The Weekly Gazette, August 24, 1889
The Monument Fire
Sunday about 11 a.m. the residence and harness shop of L.M. McFarland & Son was discovered to be on fire, and at one o’clock was entirely consumed. The flames soon communicated to the Delmonico restaurant, from there to Husted Bros.’ feed store, and in less than two hours all were burned to the ground. By vigorous work the blaze was confined to the buildings mentioned, although fully one-half the town was indirectly exposed. The hard fight was to save Dr. Bonnet’s residence and drug store on the west, the Dunshee block across the street south and Dennis Whalen’s blacksmith and wagon shop on the east. Water was poured on and wet blankets put on the roofs and sides of the buildings, still they were badly scorched, and the glass front of the Dunshee block was completely destroyed. The alarm of fire was given soon after service began at the church, and the whole congregation, including the minister, came down and worked with a will so that all the contents of the restaurant and most of the stock in the feed store were saved.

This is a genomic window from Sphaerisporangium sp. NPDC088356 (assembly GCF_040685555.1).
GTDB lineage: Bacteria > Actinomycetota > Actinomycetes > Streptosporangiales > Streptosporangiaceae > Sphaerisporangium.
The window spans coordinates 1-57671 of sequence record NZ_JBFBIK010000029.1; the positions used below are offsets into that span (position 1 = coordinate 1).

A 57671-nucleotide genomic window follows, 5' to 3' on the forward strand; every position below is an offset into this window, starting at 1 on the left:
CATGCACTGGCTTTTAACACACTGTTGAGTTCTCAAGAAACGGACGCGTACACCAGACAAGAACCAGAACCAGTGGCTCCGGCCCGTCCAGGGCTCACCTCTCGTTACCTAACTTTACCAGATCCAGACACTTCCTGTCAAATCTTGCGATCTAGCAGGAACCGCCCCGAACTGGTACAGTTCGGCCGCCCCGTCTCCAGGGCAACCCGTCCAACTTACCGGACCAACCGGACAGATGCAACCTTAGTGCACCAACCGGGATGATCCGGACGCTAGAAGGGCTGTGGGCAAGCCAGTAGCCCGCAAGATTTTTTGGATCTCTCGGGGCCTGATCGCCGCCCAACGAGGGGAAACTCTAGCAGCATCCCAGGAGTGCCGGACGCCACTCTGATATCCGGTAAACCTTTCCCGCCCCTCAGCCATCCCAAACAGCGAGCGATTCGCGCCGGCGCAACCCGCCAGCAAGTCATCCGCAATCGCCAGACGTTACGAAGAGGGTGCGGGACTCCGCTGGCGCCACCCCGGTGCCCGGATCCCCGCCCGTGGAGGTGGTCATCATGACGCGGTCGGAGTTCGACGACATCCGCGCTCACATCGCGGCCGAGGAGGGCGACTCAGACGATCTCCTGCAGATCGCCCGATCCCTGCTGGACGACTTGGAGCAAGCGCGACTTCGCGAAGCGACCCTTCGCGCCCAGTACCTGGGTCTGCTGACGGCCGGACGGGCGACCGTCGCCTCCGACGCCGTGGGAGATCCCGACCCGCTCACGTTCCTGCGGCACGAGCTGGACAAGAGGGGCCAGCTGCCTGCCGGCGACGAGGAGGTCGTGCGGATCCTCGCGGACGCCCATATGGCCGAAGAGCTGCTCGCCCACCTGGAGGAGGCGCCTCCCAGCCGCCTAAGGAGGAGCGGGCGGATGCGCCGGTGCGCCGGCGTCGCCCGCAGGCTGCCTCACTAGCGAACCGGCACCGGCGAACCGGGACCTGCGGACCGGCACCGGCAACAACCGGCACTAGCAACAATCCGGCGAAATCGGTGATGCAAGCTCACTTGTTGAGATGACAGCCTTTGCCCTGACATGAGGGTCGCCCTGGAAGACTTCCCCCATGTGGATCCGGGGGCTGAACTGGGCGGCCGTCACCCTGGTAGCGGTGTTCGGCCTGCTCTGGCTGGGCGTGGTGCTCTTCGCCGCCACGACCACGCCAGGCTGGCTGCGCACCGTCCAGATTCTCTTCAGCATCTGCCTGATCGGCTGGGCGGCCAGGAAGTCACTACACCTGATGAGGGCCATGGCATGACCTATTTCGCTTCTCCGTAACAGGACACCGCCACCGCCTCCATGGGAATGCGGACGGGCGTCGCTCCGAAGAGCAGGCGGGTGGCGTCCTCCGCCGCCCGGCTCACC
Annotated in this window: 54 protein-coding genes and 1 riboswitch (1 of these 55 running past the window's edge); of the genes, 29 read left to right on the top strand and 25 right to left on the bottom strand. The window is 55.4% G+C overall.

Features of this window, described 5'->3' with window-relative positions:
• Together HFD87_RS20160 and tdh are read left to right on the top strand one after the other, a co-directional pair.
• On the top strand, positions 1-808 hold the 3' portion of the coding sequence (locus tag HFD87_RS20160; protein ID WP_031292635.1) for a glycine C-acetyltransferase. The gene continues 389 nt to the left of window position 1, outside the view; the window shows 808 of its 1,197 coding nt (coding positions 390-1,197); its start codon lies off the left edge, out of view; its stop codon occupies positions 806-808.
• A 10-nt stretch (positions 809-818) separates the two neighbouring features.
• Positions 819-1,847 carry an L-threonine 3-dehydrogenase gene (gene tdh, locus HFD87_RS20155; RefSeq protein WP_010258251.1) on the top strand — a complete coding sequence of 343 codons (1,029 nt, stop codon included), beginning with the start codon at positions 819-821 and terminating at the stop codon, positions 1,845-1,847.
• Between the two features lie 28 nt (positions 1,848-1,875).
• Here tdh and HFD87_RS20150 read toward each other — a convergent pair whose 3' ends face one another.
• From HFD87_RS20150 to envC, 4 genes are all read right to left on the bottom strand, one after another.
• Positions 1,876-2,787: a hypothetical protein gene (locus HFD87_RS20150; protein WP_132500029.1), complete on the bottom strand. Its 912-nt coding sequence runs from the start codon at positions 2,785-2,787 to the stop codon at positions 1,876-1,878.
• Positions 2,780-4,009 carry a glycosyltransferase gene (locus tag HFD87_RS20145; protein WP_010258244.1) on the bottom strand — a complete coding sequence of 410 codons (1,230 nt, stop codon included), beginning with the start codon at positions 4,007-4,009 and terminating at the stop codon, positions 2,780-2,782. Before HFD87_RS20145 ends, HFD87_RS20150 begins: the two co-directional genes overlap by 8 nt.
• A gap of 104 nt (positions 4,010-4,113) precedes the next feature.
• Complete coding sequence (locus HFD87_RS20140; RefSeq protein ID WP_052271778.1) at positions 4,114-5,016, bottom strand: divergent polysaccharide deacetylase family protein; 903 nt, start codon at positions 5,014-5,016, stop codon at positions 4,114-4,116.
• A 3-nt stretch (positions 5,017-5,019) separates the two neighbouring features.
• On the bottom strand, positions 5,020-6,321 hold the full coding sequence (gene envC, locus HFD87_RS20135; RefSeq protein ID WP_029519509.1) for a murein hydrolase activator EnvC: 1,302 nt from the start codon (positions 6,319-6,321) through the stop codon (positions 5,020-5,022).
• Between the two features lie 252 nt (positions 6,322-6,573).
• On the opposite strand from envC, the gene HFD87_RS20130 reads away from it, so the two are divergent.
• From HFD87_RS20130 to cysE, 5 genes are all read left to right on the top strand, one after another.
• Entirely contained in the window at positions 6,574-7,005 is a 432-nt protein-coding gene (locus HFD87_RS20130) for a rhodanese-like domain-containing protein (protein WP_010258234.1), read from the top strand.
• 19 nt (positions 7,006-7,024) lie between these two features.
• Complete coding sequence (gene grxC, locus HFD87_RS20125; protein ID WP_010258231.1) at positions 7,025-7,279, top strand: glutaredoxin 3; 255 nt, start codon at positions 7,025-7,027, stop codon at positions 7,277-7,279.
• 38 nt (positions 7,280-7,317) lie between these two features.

The ladies in the town deserve special mention. They worked for hours carrying water. Fully half the town was at Palmer Lake attending the Firemen’s picnic when the fire broke out. Agent Warren of the Santa Fe telegraphed to Palmer Lake for help. The Santa Fe company sent a special with the Colorado Springs Hook and Ladder company, but the buildings were all consumed before they arrived. About 7 o’clock the barn of W.B. Walker was discovered to be on fire, but the prompt assistance of the citizens with their pails of water put the fire out before any damage was done.
It is estimated the loss will reach thirty-five hundred dollars. The Walker building in which was situated the restaurant and feed store estimated a loss of $1200; no insurance. L.M. McFarland, loss $1000; insurance on building and stock, $700. Husted Bros. on stock, $200; no insurance. The Dunshee block and Dr. Bonnet’s building about $1100.